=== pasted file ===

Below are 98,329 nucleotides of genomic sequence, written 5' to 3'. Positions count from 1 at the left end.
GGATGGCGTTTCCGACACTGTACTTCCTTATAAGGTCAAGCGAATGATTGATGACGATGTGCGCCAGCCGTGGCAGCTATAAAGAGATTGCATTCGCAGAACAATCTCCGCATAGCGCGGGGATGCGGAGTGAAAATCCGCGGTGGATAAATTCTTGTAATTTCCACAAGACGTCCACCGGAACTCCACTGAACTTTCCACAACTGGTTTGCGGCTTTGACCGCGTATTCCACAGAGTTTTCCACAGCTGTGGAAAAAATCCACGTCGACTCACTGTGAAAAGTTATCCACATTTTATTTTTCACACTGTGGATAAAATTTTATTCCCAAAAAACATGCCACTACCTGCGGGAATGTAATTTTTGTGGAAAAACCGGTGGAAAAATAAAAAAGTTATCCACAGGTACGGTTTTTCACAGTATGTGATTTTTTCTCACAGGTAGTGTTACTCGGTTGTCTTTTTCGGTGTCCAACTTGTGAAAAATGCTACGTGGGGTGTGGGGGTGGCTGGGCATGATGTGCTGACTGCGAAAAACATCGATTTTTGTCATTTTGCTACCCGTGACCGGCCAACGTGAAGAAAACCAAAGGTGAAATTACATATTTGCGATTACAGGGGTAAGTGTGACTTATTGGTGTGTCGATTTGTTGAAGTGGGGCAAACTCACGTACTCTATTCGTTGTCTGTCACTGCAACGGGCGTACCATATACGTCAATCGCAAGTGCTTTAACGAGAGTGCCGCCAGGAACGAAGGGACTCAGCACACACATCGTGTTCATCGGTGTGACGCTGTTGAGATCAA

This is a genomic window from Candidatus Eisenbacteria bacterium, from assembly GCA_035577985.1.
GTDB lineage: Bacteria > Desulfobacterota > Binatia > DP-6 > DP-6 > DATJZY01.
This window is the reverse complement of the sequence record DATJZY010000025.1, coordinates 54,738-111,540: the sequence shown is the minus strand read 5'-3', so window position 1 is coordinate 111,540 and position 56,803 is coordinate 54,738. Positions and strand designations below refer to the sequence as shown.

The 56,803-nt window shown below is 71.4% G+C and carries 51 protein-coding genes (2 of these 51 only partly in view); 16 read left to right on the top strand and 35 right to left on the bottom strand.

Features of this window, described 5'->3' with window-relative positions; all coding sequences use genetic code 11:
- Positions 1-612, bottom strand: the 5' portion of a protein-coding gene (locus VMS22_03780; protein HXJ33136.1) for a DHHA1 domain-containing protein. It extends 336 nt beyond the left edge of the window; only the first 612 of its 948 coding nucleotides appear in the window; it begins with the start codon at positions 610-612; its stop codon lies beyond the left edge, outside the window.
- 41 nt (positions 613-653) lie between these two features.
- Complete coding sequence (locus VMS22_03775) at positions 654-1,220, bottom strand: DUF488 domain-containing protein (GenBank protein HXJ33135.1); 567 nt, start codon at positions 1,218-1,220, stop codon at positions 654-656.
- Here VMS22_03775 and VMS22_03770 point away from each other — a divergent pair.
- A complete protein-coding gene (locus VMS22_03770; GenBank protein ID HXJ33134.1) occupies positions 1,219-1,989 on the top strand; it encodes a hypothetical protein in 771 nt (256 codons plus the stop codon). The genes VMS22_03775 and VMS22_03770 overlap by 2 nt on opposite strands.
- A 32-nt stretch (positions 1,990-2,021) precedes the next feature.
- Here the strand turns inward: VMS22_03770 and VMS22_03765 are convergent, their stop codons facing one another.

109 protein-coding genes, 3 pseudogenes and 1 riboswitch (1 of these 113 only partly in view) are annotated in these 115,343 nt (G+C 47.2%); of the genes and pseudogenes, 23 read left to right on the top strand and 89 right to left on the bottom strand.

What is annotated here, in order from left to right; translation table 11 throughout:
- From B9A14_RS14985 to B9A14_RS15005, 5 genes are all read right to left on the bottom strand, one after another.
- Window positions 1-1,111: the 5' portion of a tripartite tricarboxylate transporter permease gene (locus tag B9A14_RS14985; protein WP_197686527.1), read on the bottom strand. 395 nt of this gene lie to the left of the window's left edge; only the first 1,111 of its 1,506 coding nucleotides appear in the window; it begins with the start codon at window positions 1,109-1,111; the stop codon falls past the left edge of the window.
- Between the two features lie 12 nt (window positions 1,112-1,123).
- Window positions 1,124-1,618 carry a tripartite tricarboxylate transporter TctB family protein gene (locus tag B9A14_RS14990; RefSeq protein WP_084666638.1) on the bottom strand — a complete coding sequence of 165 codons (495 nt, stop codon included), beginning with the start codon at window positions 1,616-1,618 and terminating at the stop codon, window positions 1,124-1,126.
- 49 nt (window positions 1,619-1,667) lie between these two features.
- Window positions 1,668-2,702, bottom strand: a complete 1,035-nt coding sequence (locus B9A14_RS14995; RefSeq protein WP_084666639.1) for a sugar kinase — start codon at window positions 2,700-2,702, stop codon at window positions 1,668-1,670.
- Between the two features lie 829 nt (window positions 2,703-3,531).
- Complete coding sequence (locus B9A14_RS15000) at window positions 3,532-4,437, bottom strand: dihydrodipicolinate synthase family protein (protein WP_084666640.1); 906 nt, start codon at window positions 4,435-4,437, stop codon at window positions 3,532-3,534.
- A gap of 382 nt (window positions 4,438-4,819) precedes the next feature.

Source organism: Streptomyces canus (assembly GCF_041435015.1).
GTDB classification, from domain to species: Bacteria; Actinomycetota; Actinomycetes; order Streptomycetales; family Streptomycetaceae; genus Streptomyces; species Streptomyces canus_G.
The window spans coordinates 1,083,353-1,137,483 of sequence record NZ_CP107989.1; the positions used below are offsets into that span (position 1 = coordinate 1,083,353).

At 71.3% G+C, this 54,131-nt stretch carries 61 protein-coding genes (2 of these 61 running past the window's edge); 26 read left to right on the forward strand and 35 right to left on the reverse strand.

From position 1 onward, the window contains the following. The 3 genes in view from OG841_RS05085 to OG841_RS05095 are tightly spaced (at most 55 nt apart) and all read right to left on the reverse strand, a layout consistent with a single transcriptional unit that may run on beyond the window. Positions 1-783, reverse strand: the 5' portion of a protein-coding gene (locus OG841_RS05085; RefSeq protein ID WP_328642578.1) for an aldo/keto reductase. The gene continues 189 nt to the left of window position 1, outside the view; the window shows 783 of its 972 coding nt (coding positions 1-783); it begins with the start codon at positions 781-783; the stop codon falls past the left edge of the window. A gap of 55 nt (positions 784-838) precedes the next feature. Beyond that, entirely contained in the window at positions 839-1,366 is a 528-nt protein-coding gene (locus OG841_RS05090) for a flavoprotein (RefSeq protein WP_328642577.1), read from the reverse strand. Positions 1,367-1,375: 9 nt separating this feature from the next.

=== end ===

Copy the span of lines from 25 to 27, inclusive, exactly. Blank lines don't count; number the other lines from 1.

- A gap of 382 nt (window positions 4,438-4,819) precedes the next feature.

Source organism: Streptomyces canus (assembly GCF_041435015.1).
GTDB classification, from domain to species: Bacteria; Actinomycetota; Actinomycetes; order Streptomycetales; family Streptomycetaceae; genus Streptomyces; species Streptomyces canus_G.